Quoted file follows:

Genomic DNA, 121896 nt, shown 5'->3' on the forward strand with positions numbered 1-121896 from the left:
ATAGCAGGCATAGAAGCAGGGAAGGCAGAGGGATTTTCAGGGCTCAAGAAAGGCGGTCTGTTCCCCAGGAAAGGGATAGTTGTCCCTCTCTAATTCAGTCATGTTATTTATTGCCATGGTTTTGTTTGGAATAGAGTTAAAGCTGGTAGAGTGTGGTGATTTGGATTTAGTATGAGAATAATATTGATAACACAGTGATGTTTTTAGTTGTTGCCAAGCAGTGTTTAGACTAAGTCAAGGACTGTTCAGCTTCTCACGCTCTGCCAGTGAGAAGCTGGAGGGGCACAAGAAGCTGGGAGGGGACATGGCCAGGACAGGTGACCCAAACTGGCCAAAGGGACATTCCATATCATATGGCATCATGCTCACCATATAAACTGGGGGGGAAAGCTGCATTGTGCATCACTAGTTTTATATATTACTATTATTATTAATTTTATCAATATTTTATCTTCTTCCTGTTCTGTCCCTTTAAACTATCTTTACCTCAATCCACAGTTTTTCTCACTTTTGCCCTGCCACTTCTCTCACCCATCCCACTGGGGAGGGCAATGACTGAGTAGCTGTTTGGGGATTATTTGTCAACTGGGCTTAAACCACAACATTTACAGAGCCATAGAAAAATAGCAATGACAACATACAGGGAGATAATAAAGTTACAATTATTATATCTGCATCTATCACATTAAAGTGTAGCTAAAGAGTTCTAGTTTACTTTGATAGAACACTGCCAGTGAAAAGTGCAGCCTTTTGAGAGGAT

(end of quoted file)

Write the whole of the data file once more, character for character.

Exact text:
Genomic DNA, 121896 nt, shown 5'->3' on the forward strand with positions numbered 1-121896 from the left:
ATAGCAGGCATAGAAGCAGGGAAGGCAGAGGGATTTTCAGGGCTCAAGAAAGGCGGTCTGTTCCCCAGGAAAGGGATAGTTGTCCCTCTCTAATTCAGTCATGTTATTTATTGCCATGGTTTTGTTTGGAATAGAGTTAAAGCTGGTAGAGTGTGGTGATTTGGATTTAGTATGAGAATAATATTGATAACACAGTGATGTTTTTAGTTGTTGCCAAGCAGTGTTTAGACTAAGTCAAGGACTGTTCAGCTTCTCACGCTCTGCCAGTGAGAAGCTGGAGGGGCACAAGAAGCTGGGAGGGGACATGGCCAGGACAGGTGACCCAAACTGGCCAAAGGGACATTCCATATCATATGGCATCATGCTCACCATATAAACTGGGGGGGAAAGCTGCATTGTGCATCACTAGTTTTATATATTACTATTATTATTAATTTTATCAATATTTTATCTTCTTCCTGTTCTGTCCCTTTAAACTATCTTTACCTCAATCCACAGTTTTTCTCACTTTTGCCCTGCCACTTCTCTCACCCATCCCACTGGGGAGGGCAATGACTGAGTAGCTGTTTGGGGATTATTTGTCAACTGGGCTTAAACCACAACATTTACAGAGCCATAGAAAAATAGCAATGACAACATACAGGGAGATAATAAAGTTACAATTATTATATCTGCATCTATCACATTAAAGTGTAGCTAAAGAGTTCTAGTTTACTTTGATAGAACACTGCCAGTGAAAAGTGCAGCCTTTTGAGAGGAT